Is your business benefiting from – or being restrained by – a levee? V.P. Kochikar and M.P. Ravindra studied a seldom-examined concept and explain how walls, or “levees”, can be potential disruptors as well as bases for innovation.
It’s called “a free market”, but is it? We have researched companies and marketplace dynamics in the US, Europe and Japan; in many cases, we found “levees”, abstract barricades that inhibit the free play of market forces and hold back legitimate environmental pressures from being transmitted to a business.
Talking about business levees may seem odd, even arcane, but these levees can impact your business in at least two ways. First, when rendered no longer effective, they can be potential, even probable, disruptors to your business performance. But there’s another, more exciting, reason to learn about levees: used creatively, the levee can also serve as a basis for innovation. We’ve found that significant business-model innovation is often driven by would-be marketplace entrants or audacious challengers breaking down the levees shielding entrenched players.
Levees of the nature we describe currently receive very little focus in organizational discourse. That needs to change.
High, strong walls
The ancient city of Troy was surrounded by high, strong walls. After an unsuccessful 10-year siege, the Greeks resorted to the subterfuge of the Trojan horse. The Trojans willingly opened the gates, and the city fell within a day.
Protective walls can also be found in the business world. Consider these introductory examples:
- Until 1978, the US government regulated many areas of commercial aviation and limited the entry of air carriers into new markets. The Airline Deregulation Act did away with many of these controls, and within a few years the number of major carriers in the US had shrunk by more than half.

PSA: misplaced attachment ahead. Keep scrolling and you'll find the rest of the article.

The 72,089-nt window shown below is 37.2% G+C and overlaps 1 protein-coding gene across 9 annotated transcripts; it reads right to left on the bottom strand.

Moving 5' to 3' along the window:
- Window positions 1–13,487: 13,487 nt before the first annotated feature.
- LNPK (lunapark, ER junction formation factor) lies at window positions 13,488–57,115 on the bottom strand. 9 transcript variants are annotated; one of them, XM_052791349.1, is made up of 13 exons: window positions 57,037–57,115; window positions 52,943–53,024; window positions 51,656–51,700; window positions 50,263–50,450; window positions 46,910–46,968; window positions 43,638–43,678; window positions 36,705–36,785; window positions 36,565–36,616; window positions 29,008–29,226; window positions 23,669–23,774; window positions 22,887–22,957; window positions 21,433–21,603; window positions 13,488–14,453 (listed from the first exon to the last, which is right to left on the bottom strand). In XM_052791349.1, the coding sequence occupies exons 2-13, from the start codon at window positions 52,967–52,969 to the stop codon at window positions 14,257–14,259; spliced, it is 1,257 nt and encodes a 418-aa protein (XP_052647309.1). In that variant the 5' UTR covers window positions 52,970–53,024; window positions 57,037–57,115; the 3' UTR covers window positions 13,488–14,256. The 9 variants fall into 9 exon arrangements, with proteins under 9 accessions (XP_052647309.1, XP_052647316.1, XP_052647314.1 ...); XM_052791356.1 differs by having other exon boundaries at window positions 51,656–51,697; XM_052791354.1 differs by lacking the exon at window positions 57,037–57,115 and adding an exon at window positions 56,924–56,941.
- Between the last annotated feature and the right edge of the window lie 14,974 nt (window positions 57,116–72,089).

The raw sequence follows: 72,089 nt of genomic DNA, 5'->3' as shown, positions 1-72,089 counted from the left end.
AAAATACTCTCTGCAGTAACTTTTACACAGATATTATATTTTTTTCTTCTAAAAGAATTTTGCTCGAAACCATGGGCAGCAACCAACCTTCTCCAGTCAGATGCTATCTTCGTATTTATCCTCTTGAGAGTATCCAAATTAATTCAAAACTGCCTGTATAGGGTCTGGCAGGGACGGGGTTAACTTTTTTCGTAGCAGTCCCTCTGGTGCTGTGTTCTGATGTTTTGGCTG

- In the past, personal computers (PCs) were distributed using a network of resellers, retailers and other intermediaries who typically added generous mark-ups before selling to end users. In the mid-1990s, Dell Computer introduced its direct sales, build-to-order model, bypassing the intermediaries with resounding success.
- Digital Equipment Corporation (DEC) in the 1980s depended for revenues on the customer lock-in engendered by its proprietary, closed technologies. Faced with open technologies from IBM, Microsoft and other rivals, its market share plummeted.
The examples above illustrate only three of the “walls” we found in business. We are not speaking, of course, about the physical walls that make up our offices, factories or warehouses; instead, we have been focusing on the abstract barricades that inhibit free play of market forces or prevent legitimate environmental pressures from being transmitted to a business.
These “walls” may be external, such as government-conferred protection from competition, or internal, such as “golden handcuffs” that prevent key employees from leaving. They may also be both, such as control of a key standard that shields a technology from competitors or a market dominance that allows us to be inattentive to customer needs. Consciously or otherwise, we allow these walls to function as dams or levees, shielding us from the turbulent world outside.
Where levees lead
When a business levee is taken away, the result can be dramatic – and costly. As the above examples teach, when such a bulwark is lost, breached or ineffective, the consequences are often traumatic.
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